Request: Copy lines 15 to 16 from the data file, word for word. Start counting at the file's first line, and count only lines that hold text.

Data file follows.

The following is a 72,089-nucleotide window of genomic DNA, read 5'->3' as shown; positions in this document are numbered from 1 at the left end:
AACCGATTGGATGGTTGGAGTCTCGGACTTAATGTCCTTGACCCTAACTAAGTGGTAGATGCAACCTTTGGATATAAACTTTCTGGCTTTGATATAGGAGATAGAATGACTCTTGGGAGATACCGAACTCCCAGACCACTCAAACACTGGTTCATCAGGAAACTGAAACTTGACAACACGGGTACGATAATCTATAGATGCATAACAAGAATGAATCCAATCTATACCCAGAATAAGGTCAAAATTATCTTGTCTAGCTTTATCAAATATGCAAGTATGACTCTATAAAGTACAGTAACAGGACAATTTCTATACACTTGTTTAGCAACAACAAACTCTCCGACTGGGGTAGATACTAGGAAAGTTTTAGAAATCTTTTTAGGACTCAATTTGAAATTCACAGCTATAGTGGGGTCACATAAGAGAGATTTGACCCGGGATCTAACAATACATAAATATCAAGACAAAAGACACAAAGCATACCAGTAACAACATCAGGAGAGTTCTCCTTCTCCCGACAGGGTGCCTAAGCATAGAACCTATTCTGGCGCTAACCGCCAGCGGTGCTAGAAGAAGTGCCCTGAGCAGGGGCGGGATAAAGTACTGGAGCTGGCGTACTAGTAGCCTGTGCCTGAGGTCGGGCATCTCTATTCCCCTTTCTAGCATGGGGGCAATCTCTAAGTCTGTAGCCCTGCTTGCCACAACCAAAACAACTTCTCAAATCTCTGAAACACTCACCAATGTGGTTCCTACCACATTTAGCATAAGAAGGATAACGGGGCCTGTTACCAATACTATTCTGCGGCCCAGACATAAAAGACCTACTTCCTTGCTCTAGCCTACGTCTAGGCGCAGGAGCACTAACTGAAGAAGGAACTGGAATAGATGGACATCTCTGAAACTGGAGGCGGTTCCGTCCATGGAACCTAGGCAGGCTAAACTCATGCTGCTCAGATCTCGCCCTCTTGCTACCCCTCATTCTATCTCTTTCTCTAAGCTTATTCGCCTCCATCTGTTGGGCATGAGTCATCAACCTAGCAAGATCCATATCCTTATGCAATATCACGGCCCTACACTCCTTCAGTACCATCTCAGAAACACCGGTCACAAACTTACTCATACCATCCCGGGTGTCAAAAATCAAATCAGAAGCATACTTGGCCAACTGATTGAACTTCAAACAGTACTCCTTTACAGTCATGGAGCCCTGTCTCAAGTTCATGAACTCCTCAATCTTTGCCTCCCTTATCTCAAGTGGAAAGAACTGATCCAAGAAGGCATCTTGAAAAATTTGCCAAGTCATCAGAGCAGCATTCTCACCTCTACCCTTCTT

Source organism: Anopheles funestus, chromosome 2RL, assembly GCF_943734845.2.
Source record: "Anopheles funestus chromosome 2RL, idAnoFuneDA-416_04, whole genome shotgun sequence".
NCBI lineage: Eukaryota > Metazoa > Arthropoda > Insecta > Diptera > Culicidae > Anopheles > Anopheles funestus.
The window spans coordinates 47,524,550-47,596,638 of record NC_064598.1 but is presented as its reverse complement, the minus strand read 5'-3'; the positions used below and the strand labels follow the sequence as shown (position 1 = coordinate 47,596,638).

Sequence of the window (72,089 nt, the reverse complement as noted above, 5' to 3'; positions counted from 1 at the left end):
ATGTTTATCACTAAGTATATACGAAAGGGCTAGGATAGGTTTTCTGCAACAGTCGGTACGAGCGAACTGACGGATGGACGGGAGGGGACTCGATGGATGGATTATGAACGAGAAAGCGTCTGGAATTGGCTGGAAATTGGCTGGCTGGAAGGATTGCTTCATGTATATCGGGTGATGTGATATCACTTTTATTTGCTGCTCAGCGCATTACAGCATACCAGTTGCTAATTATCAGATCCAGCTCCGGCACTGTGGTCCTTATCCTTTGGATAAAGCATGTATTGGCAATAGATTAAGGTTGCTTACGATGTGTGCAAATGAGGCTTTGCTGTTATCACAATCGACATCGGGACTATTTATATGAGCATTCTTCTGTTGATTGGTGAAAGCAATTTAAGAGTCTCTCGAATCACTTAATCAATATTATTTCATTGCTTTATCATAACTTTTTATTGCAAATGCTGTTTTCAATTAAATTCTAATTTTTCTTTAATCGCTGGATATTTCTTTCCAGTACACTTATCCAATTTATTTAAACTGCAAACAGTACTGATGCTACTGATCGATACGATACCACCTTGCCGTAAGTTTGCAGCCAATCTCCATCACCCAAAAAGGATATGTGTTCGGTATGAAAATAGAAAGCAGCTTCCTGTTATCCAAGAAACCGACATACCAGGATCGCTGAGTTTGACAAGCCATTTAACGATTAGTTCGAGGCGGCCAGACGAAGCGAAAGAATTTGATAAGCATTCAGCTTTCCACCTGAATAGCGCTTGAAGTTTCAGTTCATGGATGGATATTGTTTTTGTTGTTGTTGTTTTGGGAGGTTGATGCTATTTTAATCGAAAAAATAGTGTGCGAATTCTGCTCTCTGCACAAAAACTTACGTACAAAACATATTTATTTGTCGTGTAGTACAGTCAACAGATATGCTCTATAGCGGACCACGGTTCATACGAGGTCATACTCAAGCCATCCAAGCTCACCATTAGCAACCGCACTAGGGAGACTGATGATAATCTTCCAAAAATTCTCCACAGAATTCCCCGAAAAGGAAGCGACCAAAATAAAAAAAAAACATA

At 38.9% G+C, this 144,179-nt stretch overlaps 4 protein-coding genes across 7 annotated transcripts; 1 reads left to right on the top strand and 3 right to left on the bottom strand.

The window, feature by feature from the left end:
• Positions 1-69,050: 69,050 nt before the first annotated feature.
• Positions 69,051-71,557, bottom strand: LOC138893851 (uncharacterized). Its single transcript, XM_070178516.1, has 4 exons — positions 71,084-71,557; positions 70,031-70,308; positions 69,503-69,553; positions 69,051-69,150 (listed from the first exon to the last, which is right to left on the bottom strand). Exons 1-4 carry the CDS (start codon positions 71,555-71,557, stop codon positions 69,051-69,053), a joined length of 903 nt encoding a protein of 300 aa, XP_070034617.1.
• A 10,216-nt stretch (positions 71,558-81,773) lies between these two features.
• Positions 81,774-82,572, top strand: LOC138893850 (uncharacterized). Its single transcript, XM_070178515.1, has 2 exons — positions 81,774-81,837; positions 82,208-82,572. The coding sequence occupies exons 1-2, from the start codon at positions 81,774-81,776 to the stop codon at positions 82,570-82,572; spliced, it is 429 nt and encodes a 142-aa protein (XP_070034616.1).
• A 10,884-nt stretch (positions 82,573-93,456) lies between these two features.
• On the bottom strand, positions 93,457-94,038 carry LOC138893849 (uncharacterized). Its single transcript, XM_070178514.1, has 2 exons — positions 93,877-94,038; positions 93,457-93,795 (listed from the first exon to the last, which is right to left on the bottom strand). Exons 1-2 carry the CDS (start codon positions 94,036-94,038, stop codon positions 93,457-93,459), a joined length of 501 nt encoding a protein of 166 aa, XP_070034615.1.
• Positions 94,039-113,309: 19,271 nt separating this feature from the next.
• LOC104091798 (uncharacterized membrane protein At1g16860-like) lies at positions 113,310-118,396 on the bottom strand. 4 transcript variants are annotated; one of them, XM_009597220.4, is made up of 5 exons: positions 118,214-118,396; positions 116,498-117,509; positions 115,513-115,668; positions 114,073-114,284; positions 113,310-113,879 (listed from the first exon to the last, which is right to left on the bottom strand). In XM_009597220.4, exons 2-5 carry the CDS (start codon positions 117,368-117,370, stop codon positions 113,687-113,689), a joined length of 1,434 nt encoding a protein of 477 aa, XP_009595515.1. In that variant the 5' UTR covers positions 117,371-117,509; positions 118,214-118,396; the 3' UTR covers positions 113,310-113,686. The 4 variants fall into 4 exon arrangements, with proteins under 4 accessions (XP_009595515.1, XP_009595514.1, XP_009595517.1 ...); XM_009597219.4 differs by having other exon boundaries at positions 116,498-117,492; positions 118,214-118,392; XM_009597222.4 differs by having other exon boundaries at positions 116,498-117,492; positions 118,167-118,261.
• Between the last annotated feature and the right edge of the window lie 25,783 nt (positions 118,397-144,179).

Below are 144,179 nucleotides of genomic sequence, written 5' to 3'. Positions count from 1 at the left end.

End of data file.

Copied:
• A 10,884-nt stretch (positions 82,573-93,456) lies between these two features.
• On the bottom strand, positions 93,457-94,038 carry LOC138893849 (uncharacterized). Its single transcript, XM_070178514.1, has 2 exons — positions 93,877-94,038; positions 93,457-93,795 (listed from the first exon to the last, which is right to left on the bottom strand). Exons 1-2 carry the CDS (start codon positions 94,036-94,038, stop codon positions 93,457-93,459), a joined length of 501 nt encoding a protein of 166 aa, XP_070034615.1.